Face it, for profit entities like hedge funds, brokers, and mutual funds are only in business to do one thing - make money for the owners, not for the investors. Certainly nothing wrong with that, it's capitalism - but as an investor, I'd choose not to play with ya'll.

- Alec
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Old 12-24-2008, 11:04 PM   #12
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It's really tough to ferret out fraudsters like bernie M, Mark Dreier or New Era Philantrophy for the regular joe investors like us.
Like the recent credit crisis, where people just stopped trusting the guy on the other side of phone this current situation will have severe and long lasting effects. There is currently a rush to redeem assets from pooled investment funds and the fund of funds, and the regulators will finally need to wake up and take responsibility.
bernie has become the unwitting poster child for the mutual fund industry.
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Old 12-25-2008, 12:45 AM   #13
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It's really tough to ferret out fraudsters like bernie M, Mark Dreier or New Era Philantrophy for the regular joe investors like us.
Like the recent credit crisis, where people just stopped trusting the guy on the other side of phone this current situation will have severe and long lasting effects. There is currently a rush to redeem assets from pooled investment funds and the fund of funds, and the regulators will finally need to wake up and take responsibility.
bernie has become the unwitting poster child for the mutual fund industry.
I think you meant Hedge Fund Industry. Mutual funds are already regulated.

DD
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Old 12-25-2008, 03:58 AM   #14
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It's really tough to ferret out fraudsters like bernie M, Mark Dreier or New Era Philantrophy for the regular joe investors like us.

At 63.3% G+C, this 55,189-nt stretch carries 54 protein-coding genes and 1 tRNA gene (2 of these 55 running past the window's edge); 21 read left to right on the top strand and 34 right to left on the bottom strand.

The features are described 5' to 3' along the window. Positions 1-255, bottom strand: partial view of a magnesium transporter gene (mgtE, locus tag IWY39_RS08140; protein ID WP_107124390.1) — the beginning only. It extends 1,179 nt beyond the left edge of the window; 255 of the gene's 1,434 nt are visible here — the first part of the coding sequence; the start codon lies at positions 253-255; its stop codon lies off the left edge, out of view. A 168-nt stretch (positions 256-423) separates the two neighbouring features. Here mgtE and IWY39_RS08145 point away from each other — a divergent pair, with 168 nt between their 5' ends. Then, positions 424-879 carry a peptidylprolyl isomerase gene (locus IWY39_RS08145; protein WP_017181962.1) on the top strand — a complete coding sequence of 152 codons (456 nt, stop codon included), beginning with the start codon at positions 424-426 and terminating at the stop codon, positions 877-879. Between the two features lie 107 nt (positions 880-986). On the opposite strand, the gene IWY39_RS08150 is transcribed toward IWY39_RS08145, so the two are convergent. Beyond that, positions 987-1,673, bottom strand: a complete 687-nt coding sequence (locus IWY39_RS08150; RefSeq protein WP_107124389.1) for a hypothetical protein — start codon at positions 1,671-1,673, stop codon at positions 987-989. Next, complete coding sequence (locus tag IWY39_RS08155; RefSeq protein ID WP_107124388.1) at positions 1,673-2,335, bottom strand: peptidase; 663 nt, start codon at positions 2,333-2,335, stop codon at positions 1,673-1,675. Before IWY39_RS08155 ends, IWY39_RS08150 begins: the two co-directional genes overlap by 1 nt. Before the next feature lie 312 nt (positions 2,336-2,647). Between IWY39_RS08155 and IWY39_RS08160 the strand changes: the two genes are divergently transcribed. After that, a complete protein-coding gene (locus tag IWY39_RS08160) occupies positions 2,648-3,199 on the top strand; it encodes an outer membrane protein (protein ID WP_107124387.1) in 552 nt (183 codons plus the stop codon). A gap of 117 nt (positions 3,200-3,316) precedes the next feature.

Like the recent credit crisis, where people just stopped trusting the guy on the other side of phone this current situation will have severe and long lasting effects. There is currently a rush to redeem assets from pooled investment funds and the fund of funds, and the regulators will finally need to wake up and take responsibility.
bernie has become the unwitting poster child for the mutual fund industry.
Yup... often the small guy is the Mark.

In our society, the criminal element is relatively small. But it is large enough to warrant the need for law enforcement and the justice system. If law enforcement is not on the job... the criminals get really busy.

I the white collar world, business tilts the game in their favor legally (through lobbying efforts) and exploit in that way. There is always some percentage of averice grifters that ruin it for all of them.

Hopefully the congress and administration take advantage of this opportunity to pass new fin reg laws while the powerful financial service industry is under scrutiny... otherwise, it will be business as usual.

Any politician taking contributions from banks and insurance companies will be painted with the (You were paid with tax payer bailout money) brush!
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Old 12-25-2008, 07:17 AM   #15
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I think you meant Hedge Fund Industry. Mutual funds are already regulated.

DD